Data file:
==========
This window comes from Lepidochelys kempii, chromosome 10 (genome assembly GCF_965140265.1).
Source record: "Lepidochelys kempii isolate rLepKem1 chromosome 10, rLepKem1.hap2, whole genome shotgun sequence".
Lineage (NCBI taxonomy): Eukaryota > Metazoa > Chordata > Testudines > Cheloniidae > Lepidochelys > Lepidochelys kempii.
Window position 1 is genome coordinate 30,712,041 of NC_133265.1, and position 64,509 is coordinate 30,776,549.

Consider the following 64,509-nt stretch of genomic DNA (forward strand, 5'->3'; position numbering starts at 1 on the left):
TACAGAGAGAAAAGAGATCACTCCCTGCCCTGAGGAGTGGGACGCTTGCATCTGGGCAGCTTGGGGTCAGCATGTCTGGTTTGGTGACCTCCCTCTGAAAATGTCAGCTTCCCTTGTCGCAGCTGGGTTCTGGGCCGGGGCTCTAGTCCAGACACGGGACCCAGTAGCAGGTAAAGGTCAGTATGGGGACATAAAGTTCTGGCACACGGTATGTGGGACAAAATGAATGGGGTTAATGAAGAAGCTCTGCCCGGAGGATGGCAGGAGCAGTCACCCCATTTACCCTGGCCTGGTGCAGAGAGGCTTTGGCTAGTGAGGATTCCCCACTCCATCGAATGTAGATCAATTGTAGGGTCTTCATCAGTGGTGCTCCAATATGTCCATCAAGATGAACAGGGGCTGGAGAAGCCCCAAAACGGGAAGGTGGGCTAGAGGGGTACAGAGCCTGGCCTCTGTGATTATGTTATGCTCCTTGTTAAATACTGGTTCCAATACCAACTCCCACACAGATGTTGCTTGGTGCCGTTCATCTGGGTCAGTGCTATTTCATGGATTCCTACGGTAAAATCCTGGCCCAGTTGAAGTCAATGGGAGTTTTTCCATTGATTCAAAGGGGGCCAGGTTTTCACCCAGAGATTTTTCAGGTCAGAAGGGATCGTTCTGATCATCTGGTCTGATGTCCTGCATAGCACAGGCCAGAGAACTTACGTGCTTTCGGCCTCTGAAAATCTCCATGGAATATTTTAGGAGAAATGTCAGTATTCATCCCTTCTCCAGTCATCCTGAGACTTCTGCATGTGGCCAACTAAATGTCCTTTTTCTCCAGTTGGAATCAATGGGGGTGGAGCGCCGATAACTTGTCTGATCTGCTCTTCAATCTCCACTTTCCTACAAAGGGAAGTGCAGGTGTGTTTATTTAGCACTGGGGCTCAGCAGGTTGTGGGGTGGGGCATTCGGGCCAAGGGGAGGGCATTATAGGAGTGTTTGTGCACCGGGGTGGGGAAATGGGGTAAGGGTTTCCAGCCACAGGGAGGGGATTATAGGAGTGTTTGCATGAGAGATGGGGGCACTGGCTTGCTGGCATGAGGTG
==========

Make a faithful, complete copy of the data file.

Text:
This window comes from Lepidochelys kempii, chromosome 10 (genome assembly GCF_965140265.1).
Source record: "Lepidochelys kempii isolate rLepKem1 chromosome 10, rLepKem1.hap2, whole genome shotgun sequence".
Lineage (NCBI taxonomy): Eukaryota > Metazoa > Chordata > Testudines > Cheloniidae > Lepidochelys > Lepidochelys kempii.
Window position 1 is genome coordinate 30,712,041 of NC_133265.1, and position 64,509 is coordinate 30,776,549.

Consider the following 64,509-nt stretch of genomic DNA (forward strand, 5'->3'; position numbering starts at 1 on the left):
TACAGAGAGAAAAGAGATCACTCCCTGCCCTGAGGAGTGGGACGCTTGCATCTGGGCAGCTTGGGGTCAGCATGTCTGGTTTGGTGACCTCCCTCTGAAAATGTCAGCTTCCCTTGTCGCAGCTGGGTTCTGGGCCGGGGCTCTAGTCCAGACACGGGACCCAGTAGCAGGTAAAGGTCAGTATGGGGACATAAAGTTCTGGCACACGGTATGTGGGACAAAATGAATGGGGTTAATGAAGAAGCTCTGCCCGGAGGATGGCAGGAGCAGTCACCCCATTTACCCTGGCCTGGTGCAGAGAGGCTTTGGCTAGTGAGGATTCCCCACTCCATCGAATGTAGATCAATTGTAGGGTCTTCATCAGTGGTGCTCCAATATGTCCATCAAGATGAACAGGGGCTGGAGAAGCCCCAAAACGGGAAGGTGGGCTAGAGGGGTACAGAGCCTGGCCTCTGTGATTATGTTATGCTCCTTGTTAAATACTGGTTCCAATACCAACTCCCACACAGATGTTGCTTGGTGCCGTTCATCTGGGTCAGTGCTATTTCATGGATTCCTACGGTAAAATCCTGGCCCAGTTGAAGTCAATGGGAGTTTTTCCATTGATTCAAAGGGGGCCAGGTTTTCACCCAGAGATTTTTCAGGTCAGAAGGGATCGTTCTGATCATCTGGTCTGATGTCCTGCATAGCACAGGCCAGAGAACTTACGTGCTTTCGGCCTCTGAAAATCTCCATGGAATATTTTAGGAGAAATGTCAGTATTCATCCCTTCTCCAGTCATCCTGAGACTTCTGCATGTGGCCAACTAAATGTCCTTTTTCTCCAGTTGGAATCAATGGGGGTGGAGCGCCGATAACTTGTCTGATCTGCTCTTCAATCTCCACTTTCCTACAAAGGGAAGTGCAGGTGTGTTTATTTAGCACTGGGGCTCAGCAGGTTGTGGGGTGGGGCATTCGGGCCAAGGGGAGGGCATTATAGGAGTGTTTGTGCACCGGGGTGGGGAAATGGGGTAAGGGTTTCCAGCCACAGGGAGGGGATTATAGGAGTGTTTGCATGAGAGATGGGGGCACTGGCTTGCTGGCATGAGGTG